"The idea was to create something that was affordable but also with a high design agenda," Seah says in the movie.
"Specifically, it is targeting millennial travellers, who are now very mobile with budget travel."
Tiong Bahru is a low-rise area of Singapore, built between the 1930s and 50s as public housing, but which now hosts a plethora of trendy bars and restaurants. Seah says the interior design of the project draws from the history of the area.
"The strategy was to create an abstraction inspired the local heritage and architecture from the neighbourhood," he explains.
"You'll see a series of screens which are inspired by window grilles from the 40s and 50s that the apartment buildings commonly used. And on the wallpaper there are sketches, graphic images and text that pertain to the food, culture and architecture of the neighbourhood."
Completed in December 2016, COO features a reception and bistro on the ground floor. There are 68 beds split across the 11 rooms on the upper floors, as well as a small terrace on the first floor.
"It's al fresco, naturally ventilated, so it's nice in the tropics," Seah says.
As well as doing the interior design, Ministry of Design defined the entire branding strategy for the hostel.
"We designed all the branding elements – the logo, the name cards, the menu in the bistro," Seah says. "And we art-directed the website."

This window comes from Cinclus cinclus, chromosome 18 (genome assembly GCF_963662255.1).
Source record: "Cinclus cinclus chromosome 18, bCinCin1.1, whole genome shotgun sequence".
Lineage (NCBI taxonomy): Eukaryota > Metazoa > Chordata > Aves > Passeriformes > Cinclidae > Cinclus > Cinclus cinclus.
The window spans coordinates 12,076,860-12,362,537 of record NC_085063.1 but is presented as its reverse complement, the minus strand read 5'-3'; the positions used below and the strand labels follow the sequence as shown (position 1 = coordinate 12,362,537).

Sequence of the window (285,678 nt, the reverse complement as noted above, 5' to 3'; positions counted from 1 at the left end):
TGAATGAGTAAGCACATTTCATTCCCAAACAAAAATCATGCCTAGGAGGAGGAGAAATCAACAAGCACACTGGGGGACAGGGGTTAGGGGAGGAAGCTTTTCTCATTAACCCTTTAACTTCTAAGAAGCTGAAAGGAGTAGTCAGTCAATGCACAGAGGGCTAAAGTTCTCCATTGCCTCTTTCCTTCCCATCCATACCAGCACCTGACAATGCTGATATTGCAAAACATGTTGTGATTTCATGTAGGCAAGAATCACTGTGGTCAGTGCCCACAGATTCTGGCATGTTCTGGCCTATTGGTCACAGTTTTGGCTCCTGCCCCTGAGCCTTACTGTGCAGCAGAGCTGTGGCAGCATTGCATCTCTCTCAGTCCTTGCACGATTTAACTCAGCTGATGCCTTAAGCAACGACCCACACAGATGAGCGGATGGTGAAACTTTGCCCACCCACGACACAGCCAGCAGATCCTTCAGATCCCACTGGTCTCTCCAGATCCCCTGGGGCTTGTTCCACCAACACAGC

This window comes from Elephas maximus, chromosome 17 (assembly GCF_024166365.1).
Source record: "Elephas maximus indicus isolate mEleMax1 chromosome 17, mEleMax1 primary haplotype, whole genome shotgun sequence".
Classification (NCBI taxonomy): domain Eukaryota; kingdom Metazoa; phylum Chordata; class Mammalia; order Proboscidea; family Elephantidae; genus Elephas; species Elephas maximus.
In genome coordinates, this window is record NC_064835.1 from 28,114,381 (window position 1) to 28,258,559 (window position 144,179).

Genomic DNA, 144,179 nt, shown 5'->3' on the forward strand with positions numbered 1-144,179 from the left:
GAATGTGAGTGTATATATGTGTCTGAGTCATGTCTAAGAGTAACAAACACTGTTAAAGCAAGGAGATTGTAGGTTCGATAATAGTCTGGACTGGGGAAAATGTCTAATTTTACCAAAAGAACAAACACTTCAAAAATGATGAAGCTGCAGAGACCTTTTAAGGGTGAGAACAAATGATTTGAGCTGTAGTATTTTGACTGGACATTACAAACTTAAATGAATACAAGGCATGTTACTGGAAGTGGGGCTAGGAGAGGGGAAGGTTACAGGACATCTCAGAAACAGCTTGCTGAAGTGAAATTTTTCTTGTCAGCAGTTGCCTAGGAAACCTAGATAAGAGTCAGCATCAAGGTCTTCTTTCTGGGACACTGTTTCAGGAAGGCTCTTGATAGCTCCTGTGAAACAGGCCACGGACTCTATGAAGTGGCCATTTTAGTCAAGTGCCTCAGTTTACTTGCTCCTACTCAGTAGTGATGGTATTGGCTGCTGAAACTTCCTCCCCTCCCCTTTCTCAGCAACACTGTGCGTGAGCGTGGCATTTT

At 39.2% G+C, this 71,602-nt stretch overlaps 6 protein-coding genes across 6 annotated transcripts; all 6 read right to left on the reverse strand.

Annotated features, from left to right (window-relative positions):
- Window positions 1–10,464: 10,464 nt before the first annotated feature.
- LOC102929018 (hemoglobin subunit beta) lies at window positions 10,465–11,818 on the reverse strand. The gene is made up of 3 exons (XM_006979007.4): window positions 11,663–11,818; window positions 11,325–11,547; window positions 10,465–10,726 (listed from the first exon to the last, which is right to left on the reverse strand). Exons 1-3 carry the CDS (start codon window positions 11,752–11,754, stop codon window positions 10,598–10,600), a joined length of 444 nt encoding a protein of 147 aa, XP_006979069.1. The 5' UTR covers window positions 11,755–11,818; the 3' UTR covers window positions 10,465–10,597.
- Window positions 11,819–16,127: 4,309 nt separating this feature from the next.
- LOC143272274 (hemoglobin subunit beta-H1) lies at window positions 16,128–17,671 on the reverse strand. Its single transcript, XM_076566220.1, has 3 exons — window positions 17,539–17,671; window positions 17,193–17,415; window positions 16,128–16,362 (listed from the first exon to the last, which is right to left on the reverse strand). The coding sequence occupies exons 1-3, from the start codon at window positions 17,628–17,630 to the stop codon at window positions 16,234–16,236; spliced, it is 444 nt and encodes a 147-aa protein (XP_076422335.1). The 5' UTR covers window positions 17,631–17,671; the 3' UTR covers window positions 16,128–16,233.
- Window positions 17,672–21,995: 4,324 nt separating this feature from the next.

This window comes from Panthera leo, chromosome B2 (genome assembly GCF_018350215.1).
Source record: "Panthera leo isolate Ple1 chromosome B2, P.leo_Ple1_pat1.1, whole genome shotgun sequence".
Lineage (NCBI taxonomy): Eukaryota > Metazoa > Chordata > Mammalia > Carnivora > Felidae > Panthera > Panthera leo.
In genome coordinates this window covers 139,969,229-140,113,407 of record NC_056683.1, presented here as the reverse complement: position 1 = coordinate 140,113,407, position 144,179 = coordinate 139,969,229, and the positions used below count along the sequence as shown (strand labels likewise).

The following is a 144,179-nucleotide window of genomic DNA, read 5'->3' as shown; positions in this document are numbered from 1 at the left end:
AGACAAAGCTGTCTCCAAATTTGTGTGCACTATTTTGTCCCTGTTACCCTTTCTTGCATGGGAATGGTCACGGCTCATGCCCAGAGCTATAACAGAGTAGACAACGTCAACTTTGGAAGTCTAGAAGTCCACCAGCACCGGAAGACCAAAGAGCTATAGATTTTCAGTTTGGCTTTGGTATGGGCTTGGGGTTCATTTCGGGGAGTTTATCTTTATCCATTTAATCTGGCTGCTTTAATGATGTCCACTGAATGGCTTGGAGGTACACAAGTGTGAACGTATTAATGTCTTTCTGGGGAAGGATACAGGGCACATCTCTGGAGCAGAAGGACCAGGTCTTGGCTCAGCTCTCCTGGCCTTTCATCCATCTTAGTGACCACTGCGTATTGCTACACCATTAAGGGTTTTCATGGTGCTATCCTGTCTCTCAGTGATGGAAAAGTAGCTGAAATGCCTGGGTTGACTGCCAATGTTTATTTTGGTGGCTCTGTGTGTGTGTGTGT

Ministry of Design also designed a web application for the website called COO Connect, which allows guests to connect with other people staying at the hostel at the same time as them in advance of their stay.
"COO Connect allows guests to interact with each other digitally through chat groups, to continue the spirit of a hostel not just in a physical space but also digital," he says.
If successful, Seah says his client intends to roll out many properties across Asia under the same brand.
"Tiong Bahru in Singapore is the first of what we hope will be many more to come," he explains.
"[The client is looking at] multiple properties in Singapore first, and then moving to the Southeast Asian region and maybe as far even as Australia."